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Elon Law establishes Juvenile Justice Clinic

Elon University School of Law has established the Juvenile Justice Intervention and Mediation Clinic, allowing law students, under the supervision of law faculty and attorneys, to provide mediation services for victims and offenders in juvenile crime cases as an alternative to criminal prosecution.

The clinic currently serves Guilford County, Judicial District 18, and will serve Alamance County, Judicial District 15A, in future years. Elon Law will partner with numerous organizations to operate a clinic that meets the needs of the community, including Guilford County Schools, regional courts, district attorneys, police and social services departments, and non-profit organizations in the region working to address juvenile delinquency.

Tom Noble

Elon Law professor Tom Noble, who will supervise the clinic, says the project will be a benefit to offenders and victims of crimes.

"Teens who commit crimes are less likely to become repeat offenders when they participate in mediation programs, so one of our objectives is to help lower the juvenile delinquency rate in the region," Noble says. "The clinic also seeks justice for victims by giving them the opportunity to face their offenders and, if they so choose, to help define the outcome of the mediation to repair harms done."

Noble says another benefit of the clinic is its educational value for law students. "The clinic is a real-world learning opportunity for Elon Law students, giving them important experience in the practice of law and helping them to develop skills in mediation and conflict-resolution that are highly valued in the legal profession," Noble says.

Elon Law students participating in the Juvenile Justice Clinic include, from left, Edward Garret, with professor Tom Noble, Misty Howard, David Morrow, Jessica Cooper, Ashley Shelton, and Maggy Vaughn

George R. Johnson Jr., dean of the law school, says the clinic is an integral part of the school's program of legal education, which emphasizes engaged learning and leadership development.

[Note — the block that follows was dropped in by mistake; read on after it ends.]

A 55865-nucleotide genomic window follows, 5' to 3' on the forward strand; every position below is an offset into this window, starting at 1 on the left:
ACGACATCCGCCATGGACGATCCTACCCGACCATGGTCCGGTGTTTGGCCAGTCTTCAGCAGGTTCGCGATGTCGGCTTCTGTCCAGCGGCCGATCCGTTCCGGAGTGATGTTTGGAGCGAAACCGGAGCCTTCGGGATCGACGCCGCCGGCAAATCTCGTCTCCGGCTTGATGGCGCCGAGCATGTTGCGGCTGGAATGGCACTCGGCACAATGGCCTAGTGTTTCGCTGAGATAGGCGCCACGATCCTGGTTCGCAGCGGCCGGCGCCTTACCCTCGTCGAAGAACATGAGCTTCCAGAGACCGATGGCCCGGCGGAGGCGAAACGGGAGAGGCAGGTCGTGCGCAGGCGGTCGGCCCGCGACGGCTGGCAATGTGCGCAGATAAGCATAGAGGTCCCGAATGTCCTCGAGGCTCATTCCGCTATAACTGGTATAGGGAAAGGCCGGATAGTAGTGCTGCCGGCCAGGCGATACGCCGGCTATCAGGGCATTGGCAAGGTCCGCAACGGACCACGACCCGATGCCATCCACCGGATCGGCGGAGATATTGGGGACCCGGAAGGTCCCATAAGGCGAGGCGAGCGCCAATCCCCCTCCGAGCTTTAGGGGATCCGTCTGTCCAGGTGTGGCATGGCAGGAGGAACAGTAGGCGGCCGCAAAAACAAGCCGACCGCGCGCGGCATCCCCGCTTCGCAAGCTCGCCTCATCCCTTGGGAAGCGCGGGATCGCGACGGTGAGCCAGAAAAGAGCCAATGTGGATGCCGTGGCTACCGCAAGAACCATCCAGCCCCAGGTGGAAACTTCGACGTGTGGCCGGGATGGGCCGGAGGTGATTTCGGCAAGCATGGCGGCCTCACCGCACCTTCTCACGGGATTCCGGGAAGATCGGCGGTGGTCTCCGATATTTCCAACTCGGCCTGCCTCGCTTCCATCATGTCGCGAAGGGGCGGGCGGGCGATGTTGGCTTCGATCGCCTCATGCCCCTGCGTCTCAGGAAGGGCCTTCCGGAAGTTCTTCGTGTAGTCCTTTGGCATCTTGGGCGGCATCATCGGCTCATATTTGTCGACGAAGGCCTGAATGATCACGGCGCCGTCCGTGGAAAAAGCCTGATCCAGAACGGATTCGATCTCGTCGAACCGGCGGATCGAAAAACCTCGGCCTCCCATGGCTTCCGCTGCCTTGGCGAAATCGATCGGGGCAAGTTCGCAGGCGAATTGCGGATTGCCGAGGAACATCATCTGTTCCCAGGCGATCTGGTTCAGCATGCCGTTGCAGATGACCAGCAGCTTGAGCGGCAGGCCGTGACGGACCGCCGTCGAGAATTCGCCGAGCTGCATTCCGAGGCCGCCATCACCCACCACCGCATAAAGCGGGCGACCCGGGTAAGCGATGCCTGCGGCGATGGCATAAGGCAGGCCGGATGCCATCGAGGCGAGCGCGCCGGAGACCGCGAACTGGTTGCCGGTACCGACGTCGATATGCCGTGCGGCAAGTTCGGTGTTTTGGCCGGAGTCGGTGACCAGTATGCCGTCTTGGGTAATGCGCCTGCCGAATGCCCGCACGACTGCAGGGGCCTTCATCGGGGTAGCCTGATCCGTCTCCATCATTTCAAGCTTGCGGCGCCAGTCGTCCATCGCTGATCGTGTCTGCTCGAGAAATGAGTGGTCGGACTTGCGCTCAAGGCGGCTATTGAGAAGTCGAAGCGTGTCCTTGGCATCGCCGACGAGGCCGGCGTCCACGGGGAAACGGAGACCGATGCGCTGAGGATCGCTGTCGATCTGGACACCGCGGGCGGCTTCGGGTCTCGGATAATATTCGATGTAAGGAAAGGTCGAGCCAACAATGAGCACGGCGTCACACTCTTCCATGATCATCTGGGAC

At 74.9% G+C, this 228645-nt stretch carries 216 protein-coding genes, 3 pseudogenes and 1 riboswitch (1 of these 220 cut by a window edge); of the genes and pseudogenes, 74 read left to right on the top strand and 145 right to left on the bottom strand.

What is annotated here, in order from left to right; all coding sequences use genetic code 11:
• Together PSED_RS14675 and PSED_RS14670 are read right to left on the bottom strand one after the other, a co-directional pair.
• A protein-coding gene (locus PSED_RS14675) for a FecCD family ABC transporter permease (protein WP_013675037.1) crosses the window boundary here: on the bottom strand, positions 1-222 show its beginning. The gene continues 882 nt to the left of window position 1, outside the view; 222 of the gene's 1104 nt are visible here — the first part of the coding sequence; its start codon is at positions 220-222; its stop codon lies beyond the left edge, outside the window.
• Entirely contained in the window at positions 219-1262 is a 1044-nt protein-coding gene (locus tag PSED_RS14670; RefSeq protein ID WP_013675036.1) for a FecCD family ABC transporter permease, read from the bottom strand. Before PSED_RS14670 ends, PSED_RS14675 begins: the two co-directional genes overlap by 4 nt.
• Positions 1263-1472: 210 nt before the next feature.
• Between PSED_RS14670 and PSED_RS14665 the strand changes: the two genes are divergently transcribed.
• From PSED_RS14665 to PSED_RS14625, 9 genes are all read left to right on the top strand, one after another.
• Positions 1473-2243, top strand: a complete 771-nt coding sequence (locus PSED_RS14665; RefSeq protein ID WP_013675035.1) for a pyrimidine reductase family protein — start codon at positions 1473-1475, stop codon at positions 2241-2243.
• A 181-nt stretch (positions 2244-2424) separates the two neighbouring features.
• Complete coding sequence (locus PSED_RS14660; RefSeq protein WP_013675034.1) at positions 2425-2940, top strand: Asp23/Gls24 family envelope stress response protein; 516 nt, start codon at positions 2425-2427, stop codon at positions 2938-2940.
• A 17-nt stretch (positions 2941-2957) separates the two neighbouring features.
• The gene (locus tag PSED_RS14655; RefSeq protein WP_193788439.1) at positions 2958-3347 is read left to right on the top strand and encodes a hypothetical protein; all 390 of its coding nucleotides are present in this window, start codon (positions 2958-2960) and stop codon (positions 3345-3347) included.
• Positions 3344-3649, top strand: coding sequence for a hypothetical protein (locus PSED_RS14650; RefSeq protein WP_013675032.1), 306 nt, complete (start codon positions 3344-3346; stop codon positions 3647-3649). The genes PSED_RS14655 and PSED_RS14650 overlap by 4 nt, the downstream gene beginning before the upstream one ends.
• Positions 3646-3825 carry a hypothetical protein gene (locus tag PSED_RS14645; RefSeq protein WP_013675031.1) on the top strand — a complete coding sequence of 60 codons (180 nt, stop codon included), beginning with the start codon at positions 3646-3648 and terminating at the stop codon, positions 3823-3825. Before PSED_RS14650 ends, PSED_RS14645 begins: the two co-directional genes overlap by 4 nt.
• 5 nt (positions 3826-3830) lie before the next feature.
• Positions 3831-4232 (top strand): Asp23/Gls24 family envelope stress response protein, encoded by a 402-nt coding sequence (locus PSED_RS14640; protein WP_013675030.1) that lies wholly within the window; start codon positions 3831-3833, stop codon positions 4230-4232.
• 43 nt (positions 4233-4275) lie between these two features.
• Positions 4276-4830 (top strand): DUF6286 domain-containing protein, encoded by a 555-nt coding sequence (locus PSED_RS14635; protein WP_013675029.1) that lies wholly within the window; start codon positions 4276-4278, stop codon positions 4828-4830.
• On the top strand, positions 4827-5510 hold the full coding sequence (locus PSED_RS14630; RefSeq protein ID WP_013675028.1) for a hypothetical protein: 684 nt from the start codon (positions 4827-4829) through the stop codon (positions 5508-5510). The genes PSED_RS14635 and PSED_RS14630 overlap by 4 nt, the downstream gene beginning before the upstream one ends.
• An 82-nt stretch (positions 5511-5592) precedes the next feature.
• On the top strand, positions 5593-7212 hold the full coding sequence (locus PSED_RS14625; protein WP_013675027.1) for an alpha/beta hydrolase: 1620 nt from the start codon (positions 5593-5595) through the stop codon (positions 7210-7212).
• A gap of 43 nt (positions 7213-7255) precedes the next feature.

"The students who participate in this clinic will meet an important need in our community. They also will develop the knowledge and skills needed to serve as lawyer-leaders throughout their careers," Johnson said.

Law students participating in the clinic take courses in negotiation and mediation, and participate in a number of simulations as a prelude to serving clients directly.

The clinic is funded in part by a $223,587 grant from the U.S. Office of Juvenile Justice and Delinquency Prevention. U.S. Representative Howard Coble (NC) was instrumental in obtaining these funds for the clinical program at Elon Law.

"On behalf of the faculty, students, and administration of Elon Law, I thank Congressman Coble for his efforts to obtain these funds to support Elon Law's new Juvenile Justice Intervention and Mediation Clinic," Johnson says. "Congressman Coble's efforts were important in the creation of this clinic, and our students, as well as the clients they serve, will benefit from these resources."

Howard Coble

The Juvenile Justice Clinic is Elon Law's second clinical law program, joining the law school's Wills Clinic. Elon Law also houses an externship program that includes a Housing and Domestic Relations Field Placement program, operated in partnership with Legal Aid of North Carolina, and Judicial and Criminal Law externship programs with courts and public defenders offices across North Carolina.

Visit law.elon.edu for more information.

Philip Craft,
10/30/2009 5:18 PM